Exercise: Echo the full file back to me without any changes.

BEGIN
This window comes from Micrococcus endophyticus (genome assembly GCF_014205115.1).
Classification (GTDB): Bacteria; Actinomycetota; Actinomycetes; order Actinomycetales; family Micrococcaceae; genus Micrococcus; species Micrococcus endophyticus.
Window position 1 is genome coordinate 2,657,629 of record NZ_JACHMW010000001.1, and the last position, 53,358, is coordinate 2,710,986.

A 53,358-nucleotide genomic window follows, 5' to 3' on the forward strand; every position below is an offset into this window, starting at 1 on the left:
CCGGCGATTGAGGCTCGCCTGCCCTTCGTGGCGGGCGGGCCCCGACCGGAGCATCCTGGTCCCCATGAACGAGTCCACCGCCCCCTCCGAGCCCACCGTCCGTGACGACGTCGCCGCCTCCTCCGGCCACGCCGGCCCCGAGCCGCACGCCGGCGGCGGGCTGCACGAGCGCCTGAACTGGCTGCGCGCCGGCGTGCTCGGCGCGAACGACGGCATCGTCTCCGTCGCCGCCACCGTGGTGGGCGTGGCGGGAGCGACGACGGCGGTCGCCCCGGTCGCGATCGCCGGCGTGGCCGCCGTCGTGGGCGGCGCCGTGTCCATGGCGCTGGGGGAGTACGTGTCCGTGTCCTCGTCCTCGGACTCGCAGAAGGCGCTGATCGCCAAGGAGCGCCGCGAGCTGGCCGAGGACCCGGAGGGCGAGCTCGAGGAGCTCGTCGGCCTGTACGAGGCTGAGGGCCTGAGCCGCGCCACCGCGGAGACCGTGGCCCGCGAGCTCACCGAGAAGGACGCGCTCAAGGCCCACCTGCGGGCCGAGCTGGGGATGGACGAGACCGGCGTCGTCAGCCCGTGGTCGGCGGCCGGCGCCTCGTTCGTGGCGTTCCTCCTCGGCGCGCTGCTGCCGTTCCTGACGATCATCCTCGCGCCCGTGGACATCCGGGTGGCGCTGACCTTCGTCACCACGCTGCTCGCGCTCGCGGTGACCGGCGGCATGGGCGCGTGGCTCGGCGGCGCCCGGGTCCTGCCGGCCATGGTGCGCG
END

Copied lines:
This window comes from Micrococcus endophyticus (genome assembly GCF_014205115.1).
Classification (GTDB): Bacteria; Actinomycetota; Actinomycetes; order Actinomycetales; family Micrococcaceae; genus Micrococcus; species Micrococcus endophyticus.
Window position 1 is genome coordinate 2,657,629 of record NZ_JACHMW010000001.1, and the last position, 53,358, is coordinate 2,710,986.

A 53,358-nucleotide genomic window follows, 5' to 3' on the forward strand; every position below is an offset into this window, starting at 1 on the left:
CCGGCGATTGAGGCTCGCCTGCCCTTCGTGGCGGGCGGGCCCCGACCGGAGCATCCTGGTCCCCATGAACGAGTCCACCGCCCCCTCCGAGCCCACCGTCCGTGACGACGTCGCCGCCTCCTCCGGCCACGCCGGCCCCGAGCCGCACGCCGGCGGCGGGCTGCACGAGCGCCTGAACTGGCTGCGCGCCGGCGTGCTCGGCGCGAACGACGGCATCGTCTCCGTCGCCGCCACCGTGGTGGGCGTGGCGGGAGCGACGACGGCGGTCGCCCCGGTCGCGATCGCCGGCGTGGCCGCCGTCGTGGGCGGCGCCGTGTCCATGGCGCTGGGGGAGTACGTGTCCGTGTCCTCGTCCTCGGACTCGCAGAAGGCGCTGATCGCCAAGGAGCGCCGCGAGCTGGCCGAGGACCCGGAGGGCGAGCTCGAGGAGCTCGTCGGCCTGTACGAGGCTGAGGGCCTGAGCCGCGCCACCGCGGAGACCGTGGCCCGCGAGCTCACCGAGAAGGACGCGCTCAAGGCCCACCTGCGGGCCGAGCTGGGGATGGACGAGACCGGCGTCGTCAGCCCGTGGTCGGCGGCCGGCGCCTCGTTCGTGGCGTTCCTCCTCGGCGCGCTGCTGCCGTTCCTGACGATCATCCTCGCGCCCGTGGACATCCGGGTGGCGCTGACCTTCGTCACCACGCTGCTCGCGCTCGCGGTGACCGGCGGCATGGGCGCGTGGCTCGGCGGCGCCCGGGTCCTGCCGGCCATGGTGCGCG